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Dawn by Elie Wiesel

Dawn (1961)

by Elie Wiesel

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It wasn't quite like Night. It was more like a short story than a novel. I wanted to know more about both David ben Moshe and John Dawson. I think the characters backgrounds could have been developed more. Still, Weisel as always points out the reality of human nature and makes us all question ourselves. ( )
  Laurie.Schultz | Mar 15, 2014 |
A riveting story told by a survivor of a concentration camp who struggles with his conscience as he is called on to be an executioner. ( )
  charlie68 | Aug 20, 2013 |
This is the story of just one night, the night that a young man contemplates his task at dawn: killing a British soldier in retaliation for the death of an Israeli terrorist on the same morning. He thinks deeply on how his past brought him here and how this act will affect him in the future. A gripping and thoughtful book. ( )
  gbelik | Aug 13, 2013 |
Very well written...almost Dostoevskian, with a similar sort of religious existentialism. Wiesel makes the best argument I've ever heard for the so-called "cycle of violence"---but unfortunately, it's equivocal. The plot involves a distinction between cold-blooded acts of violence and those committed in the heat of the moment, but the theme depends on ignoring not only this distinction but any distinctions among any uses of force whatsoever (most significantly between an aggressor's initiation of force and the victim's retaliatory use of force in self-defense). ( )
  AshRyan | Dec 18, 2011 |
"Night", being a memoir, and "Dawn", being a novel, are profoundly different books; although, tied together by the Holocaust (a catastrophe that the young Eliezer lives through in "Night", and that haunts Elisha in "Day"). This point being made, I will admit that I still enjoy "Night" (and also "Day") more than "Dawn"; however, I do feel that if one is going to read "Dawn" that they should begin the book with the understanding that it is going to be different from "Night", and to approach this work as such.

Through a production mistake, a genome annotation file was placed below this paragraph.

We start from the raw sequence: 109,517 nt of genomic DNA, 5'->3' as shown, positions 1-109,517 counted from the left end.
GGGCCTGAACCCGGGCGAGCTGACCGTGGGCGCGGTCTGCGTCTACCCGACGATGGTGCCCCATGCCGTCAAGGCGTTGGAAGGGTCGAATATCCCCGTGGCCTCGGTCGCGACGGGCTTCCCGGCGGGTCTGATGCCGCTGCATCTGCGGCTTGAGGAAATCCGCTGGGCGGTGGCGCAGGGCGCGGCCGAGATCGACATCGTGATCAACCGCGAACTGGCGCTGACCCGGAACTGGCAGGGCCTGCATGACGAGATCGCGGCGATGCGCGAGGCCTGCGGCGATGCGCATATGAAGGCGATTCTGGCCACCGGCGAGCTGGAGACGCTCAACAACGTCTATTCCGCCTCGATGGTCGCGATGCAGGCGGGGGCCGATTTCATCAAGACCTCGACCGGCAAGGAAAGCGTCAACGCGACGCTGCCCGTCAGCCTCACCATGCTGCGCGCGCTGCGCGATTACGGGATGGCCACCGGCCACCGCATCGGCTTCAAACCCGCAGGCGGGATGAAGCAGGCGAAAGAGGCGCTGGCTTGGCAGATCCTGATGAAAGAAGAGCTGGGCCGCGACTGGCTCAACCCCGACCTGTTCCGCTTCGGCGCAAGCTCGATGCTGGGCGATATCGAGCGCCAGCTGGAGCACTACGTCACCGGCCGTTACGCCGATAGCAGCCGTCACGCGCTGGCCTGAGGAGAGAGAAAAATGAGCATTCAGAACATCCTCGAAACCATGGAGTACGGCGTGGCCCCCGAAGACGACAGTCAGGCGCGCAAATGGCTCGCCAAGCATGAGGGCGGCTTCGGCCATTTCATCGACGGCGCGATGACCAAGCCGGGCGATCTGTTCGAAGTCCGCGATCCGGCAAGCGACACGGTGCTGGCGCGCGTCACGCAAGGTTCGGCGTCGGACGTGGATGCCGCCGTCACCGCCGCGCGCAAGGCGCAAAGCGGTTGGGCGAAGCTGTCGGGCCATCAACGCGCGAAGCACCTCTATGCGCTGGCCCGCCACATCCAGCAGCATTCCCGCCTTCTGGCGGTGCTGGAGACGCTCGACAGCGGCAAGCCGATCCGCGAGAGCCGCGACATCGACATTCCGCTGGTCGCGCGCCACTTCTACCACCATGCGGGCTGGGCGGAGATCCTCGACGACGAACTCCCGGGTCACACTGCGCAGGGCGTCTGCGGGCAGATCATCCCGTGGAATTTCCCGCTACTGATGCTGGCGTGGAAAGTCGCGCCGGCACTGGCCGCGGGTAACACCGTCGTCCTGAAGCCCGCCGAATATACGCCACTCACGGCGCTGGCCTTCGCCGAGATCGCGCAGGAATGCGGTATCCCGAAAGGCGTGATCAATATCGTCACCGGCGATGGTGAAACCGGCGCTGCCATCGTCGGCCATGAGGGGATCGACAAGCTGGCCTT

I admire "Dawn" for its writing style, and the philosophical issues that Wiesel examines through Elisha. The aesthetics of style reminded me of a those books that have been written in the post-Kafka tradition (Judaic overtones, the nature of the absurd, and a nightmare-like quality). The issues of evil, death, and aftermath are poignant and haunting. Through the implied death of David ben Moshe and actual execution of the British Colonel we see the spiritual demise of Elisha - and the absurd nature of differences (are we so very different or are we the same?). ( )
  wenzowsa | Nov 30, 2011 |
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Somewhere a child began to cry.
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Amazon.com Product Description (ISBN 0809037726, Paperback)

“The author…has built knowledge into artistic fiction.”—The New York Times Book Review

Elisha is a young Jewish man, a Holocaust survivor, and an Israeli freedom fighter in British-controlled Palestine; John Dawson is the captured English officer he will murder at dawn in retribution for the British execution of a fellow freedom fighter. The night-long wait for morning and death provides Dawn, Elie Wiesel’s ever more timely novel, with its harrowingly taut, hour-by-hour narrative. Caught between the manifold horrors of the past and the troubling dilemmas of the present, Elisha wrestles with guilt, ghosts, and ultimately God as he waits for the appointed hour and his act of assassination. Dawn is an eloquent meditation on the compromises, justifications, and sacrifices that human beings make when they murder other human beings.

(retrieved from Amazon Mon, 30 Sep 2013 14:04:50 -0400)

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Deals with the conflicts and thoughts of a young Jewish concentration-camp veteran as he prepares to assassinate a British hostage in occupied Palestine.

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